FDA Approves New Treatment for Hospital-acquired and Ventilator associated Bacterial Pneumonia
The U.S. Food and Drug Administration today approved a new indication for the previously FDA-approved drug, Zerbaxa (ceftolozane and tazobactam) for the treatment of hospital-acquired bacterial pneumonia and ventilator-associated bacterial pneumonia (HABP/VABP) in patients 18 years and older. The FDA initially approved Zerbaxa in 2014 to treat complicated intra-abdominal infections and for complicated urinary tract infections.
“A key global challenge we face as a public health agency is addressing the threat of antimicrobial-resistant infections,” said FDA Principal Deputy Commissioner Amy Abernethy, M.D., Ph.D. “Hospital-acquired and ventilator-associated bacterial pneumonia are serious infections that can result in death in some patients. New therapies to treat these infections are important to meet patient needs because of increasing antimicrobial resistance. That’s why, among our other efforts to address antimicrobial resistance, we’re focused on facilitating the development of safe and effective new treatments to give patients more options to fight life-threatening infections.”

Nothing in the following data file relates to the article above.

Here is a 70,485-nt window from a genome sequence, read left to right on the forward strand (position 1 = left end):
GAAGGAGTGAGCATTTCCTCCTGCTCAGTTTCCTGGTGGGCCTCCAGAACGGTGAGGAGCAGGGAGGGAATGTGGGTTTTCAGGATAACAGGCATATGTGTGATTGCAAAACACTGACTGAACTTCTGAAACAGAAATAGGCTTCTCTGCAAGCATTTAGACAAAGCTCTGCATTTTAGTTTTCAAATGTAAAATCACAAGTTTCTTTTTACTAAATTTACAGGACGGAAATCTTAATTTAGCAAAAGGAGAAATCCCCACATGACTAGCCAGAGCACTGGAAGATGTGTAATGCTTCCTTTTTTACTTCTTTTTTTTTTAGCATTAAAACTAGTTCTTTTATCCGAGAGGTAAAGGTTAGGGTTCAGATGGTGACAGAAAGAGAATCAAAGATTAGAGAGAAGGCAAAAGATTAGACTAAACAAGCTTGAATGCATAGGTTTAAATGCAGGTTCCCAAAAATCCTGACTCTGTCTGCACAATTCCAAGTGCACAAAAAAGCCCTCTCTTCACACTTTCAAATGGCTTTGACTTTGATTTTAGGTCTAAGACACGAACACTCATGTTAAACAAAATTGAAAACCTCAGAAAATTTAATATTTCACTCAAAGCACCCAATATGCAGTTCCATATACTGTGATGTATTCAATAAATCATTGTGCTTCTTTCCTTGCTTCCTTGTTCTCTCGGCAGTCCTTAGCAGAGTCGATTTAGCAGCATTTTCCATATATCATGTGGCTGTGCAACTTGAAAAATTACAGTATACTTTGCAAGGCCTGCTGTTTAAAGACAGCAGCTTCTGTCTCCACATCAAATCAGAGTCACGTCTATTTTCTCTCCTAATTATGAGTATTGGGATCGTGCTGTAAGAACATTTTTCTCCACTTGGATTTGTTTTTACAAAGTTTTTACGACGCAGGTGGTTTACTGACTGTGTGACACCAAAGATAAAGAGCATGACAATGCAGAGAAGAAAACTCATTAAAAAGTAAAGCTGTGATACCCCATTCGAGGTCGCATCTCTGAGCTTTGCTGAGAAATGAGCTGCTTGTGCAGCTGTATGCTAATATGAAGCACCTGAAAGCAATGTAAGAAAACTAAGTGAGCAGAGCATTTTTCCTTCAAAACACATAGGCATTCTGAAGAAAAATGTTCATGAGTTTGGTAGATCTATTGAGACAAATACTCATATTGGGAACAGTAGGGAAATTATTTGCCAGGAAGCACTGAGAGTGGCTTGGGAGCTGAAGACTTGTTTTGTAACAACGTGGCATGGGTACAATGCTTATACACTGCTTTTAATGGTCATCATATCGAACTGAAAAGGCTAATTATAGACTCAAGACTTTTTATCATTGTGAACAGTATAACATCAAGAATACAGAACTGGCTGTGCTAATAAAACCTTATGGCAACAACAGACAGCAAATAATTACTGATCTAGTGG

HABP/VABP occur in patients in hospitals or other health care facilities and can be caused by a variety of bacteria. According to data from the U.S. Centers for Disease Control and Prevention, HABP and VABP are currently the second most common type of hospital-acquired infection in the United States, and are a significant issue in patients in the intensive care unit (ICU).
The safety and efficacy of Zerbaxa for the treatment of HABP/VABP, administered via injection, was demonstrated in a multinational, double-blind study that compared Zerbaxa to another antibacterial drug in 726 adult patients hospitalized with HABP/VABP. The study showed that mortality and cure rates were similar between Zerbaxa and the comparator treatment.
The most common adverse reactions observed in the HABP/VABP trial among patients treated with Zerbaxa were elevated liver enzyme levels, renal impairment or failure, and diarrhea.
Zerbaxa should not be used in patients with known serious hypersensitivity to components of Zerbaxa, as well as hypersensitivity to piperacillin/tazobactam or other members of the beta lactam class of antibacterial drugs.